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Saturday, October 15, 2011

2011 Fall Leaf Peepers Tour Recap 10152011

Highlights
Nelsonville - Hocking Technical College start/finish
Passed through Wayne National Forest
Shawnee and other small towns
Great ride with 4 rest stops on the 70 mile route
Winds gusted to 35mph, consistent for 20+ miles

From Tim's GPS

Departed:Oct 15, '11, 06:18am
Starts in:Nelsonville, OH 45764, US
Distance:70.1 mi
Elevation:5554 / - 5591 ft 
Max Grade
29.6 %
Avg. Grade
2.2 %
Total Duration:06:08:30
Moving Time:05:01:55
Stopped Time:01:06:35
Max Speed:39.4 mph
Avg. Speed:13.9 mph


Thursday, October 13, 2011

New York City High Line Park


The High Line is located on Manhattan's West Side. It runs from Gansevoort Street in the Meatpacking District to West 34th Street, between 10th & 11th Avenues. Section 1 of the High Line, which opened to the public on June 9, 2009, runs from Gansevoort Street to West 20th Street. Section 2, between West 20th and West 30th Streets, opened June 8, 2011.


[High Line Park website]

Firefly Stealth UltraCommuter:: Titanium :: Bertone Edition - Amazing Di2 Integration

For the front end we went a little nuts: we made a titanium bar/stem combo.
We integrated the front and rear shifting into the bars via a couple of brass buttons and a complicated, yet sleek, internal mechanism that Jamie machined and assembled.
The action of the buttons are flawless. Precise shifting with a stealthy minimal look and engaging feel.

[Firefly Bicycles]

Wireless Bike Brake Concept [Gizmodo]


This Wireless Bike Brake Concept Fails Maybe Three Times in a Trillion

Researchers at Saarland University in Germany developed a system that replaces both the bike's brake cables and levers with a wireless system that employs control algorithms typically found in aircraft and chemical plants.
These super-dependable brakes reportedly offer 99.999999999997 percent reliability and are able to apply the brakes within 250 milliseconds of being activated—half the time it takes to blink.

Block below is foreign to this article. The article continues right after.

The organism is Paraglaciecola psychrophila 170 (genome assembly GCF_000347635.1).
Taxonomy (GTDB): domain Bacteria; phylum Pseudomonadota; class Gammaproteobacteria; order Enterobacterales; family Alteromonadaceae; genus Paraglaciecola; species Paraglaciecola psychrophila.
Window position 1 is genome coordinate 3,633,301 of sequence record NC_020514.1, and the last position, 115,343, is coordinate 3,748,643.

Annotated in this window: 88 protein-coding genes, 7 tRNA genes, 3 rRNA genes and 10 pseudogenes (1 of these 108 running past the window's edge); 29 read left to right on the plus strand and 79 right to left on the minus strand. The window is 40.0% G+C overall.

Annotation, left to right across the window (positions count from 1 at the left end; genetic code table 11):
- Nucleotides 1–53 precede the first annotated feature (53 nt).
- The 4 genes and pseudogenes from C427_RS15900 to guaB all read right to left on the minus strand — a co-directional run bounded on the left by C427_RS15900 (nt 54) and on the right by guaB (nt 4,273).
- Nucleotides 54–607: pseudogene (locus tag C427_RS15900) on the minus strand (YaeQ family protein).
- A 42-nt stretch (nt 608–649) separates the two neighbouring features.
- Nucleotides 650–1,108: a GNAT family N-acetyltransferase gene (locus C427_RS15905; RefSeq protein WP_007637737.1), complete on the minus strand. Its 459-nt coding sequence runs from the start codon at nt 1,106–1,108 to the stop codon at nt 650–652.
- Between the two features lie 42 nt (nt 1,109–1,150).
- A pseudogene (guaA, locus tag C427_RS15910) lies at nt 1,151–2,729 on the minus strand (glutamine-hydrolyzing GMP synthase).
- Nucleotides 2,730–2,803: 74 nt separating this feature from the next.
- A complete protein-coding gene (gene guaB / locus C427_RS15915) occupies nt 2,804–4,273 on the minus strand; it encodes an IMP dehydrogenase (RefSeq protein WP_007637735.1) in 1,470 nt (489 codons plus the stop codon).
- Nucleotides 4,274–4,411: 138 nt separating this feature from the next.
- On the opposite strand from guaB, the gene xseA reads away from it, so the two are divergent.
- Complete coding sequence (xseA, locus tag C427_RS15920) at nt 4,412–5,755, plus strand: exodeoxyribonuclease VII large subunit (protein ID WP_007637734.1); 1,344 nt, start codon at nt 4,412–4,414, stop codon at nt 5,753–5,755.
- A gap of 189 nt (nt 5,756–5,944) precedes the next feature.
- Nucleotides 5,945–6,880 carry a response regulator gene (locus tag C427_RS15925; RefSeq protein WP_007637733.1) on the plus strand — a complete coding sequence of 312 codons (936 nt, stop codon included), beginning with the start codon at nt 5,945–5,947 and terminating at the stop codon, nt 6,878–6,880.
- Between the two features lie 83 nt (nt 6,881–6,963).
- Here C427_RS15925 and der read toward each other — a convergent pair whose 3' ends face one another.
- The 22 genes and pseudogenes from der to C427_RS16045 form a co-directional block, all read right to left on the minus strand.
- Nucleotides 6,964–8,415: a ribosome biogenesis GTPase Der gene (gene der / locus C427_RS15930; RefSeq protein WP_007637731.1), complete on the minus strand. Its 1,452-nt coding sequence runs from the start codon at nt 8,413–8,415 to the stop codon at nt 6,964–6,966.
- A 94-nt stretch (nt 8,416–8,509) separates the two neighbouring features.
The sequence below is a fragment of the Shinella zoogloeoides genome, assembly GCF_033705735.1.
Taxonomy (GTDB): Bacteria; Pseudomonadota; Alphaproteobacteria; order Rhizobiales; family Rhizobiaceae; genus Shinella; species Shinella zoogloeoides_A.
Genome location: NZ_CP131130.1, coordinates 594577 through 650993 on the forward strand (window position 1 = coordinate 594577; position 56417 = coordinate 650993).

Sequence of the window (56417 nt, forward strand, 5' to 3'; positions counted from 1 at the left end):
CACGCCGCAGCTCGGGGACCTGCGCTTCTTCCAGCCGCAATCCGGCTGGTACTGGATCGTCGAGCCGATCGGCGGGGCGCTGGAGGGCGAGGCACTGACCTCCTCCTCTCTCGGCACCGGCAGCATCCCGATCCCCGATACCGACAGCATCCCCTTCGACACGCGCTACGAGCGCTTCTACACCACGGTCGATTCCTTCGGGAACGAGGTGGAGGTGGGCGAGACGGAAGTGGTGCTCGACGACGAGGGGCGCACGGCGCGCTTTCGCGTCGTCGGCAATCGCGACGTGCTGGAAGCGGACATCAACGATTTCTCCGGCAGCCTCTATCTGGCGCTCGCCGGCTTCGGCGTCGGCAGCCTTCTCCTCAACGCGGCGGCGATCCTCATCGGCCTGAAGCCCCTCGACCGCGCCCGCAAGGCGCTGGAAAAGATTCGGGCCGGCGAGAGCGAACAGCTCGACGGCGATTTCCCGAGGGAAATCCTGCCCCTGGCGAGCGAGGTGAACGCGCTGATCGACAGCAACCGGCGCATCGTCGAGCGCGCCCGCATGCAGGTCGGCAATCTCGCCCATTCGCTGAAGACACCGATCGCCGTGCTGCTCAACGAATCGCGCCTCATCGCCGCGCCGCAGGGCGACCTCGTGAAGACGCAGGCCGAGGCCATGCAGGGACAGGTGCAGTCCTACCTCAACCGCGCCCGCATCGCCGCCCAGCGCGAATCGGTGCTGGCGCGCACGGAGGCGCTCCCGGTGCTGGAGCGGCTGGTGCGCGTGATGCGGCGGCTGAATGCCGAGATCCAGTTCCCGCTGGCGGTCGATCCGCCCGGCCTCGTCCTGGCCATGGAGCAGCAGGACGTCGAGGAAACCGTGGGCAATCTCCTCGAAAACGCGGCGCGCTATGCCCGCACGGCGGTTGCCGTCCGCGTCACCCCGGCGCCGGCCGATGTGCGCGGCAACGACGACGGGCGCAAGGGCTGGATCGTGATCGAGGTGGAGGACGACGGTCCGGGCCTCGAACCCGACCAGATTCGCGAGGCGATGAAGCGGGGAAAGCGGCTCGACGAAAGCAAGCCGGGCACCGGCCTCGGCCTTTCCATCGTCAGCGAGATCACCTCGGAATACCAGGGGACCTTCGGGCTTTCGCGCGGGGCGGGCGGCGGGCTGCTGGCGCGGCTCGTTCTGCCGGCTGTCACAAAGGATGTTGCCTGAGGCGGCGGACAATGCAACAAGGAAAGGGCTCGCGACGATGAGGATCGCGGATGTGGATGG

PRE Franklinton Gardens Benefit Show ride is October 15th 5PM

The weather will be beautiful this Saturday so come out for 15-20 mile urban ride that will be starting at 400 West Rich Street Arts Complex at 5 PM this Saturday, October 15th. The ride will end at 7 PM and coincide with the start of the Franklinton Gardens Benefit Show which starts at 7 PM and will be held at the same address.

Bring your helmets, light and be ready to ride and then to have a fantastic time supporting Franklinton Gardens at their Benefit Show.


http://www.franklintongardens.org/2011/09/franklinton-gardens-benefit-show.html

Wednesday, October 12, 2011

Jim Langley, Bicycle Aficionado


WRENCH (fix your bike)
Bicycles are easy and fun to fix. Everything’s right there, easy to see and figure out. With basic hand tools, you can make many common repairs. Just by riding, you can diagnose problems. And even advanced bicycle repair such aswheelbuilding is within your reach . . . (more)
Here are articles that’ll help you achieve your wrenching needs and goals. Maybe you’ll even become a pro mechanic (agreat occupation, because you can get a job anywhere, and every repair is different; be sure to read my story aboutwrenching at the world championships)! Plus, you too might land a gig as a cycling journalist (read my weekly Tech Talkcolumn).
Twenty-five Repair Articles
Click the 1938 bicycle wrenches to see the articles:
Stuff to Know
Basic Maintenance
Basic Repairs and Procedures
More Involved Repairs and Procedures
Fun Stuff


Please note that versions of a few of my how-to repair stories also appear on some bicycle-retailers’ websites and may occasionally appear on certain bicycle-club websites. They are used with my permission.


Vertigo Bicycles will install internal hydraulic lines, for a price...




017 :: Internal Hydraulic Routing
.13
Since returning from NAHBS I've received quite a few inquiries about the hydro routing on my personal 29er. It seems fair that I write a little bit about it.
It will cost $1500 for that option. I want to be straight forward by saying that the hard internal line doesn't do anything at all to help performance in any way. It doesn't make the brake stiffer and it's definitely not going to do anything to help you with the ladies. What it does is add two days and about $900 in material costs to the build.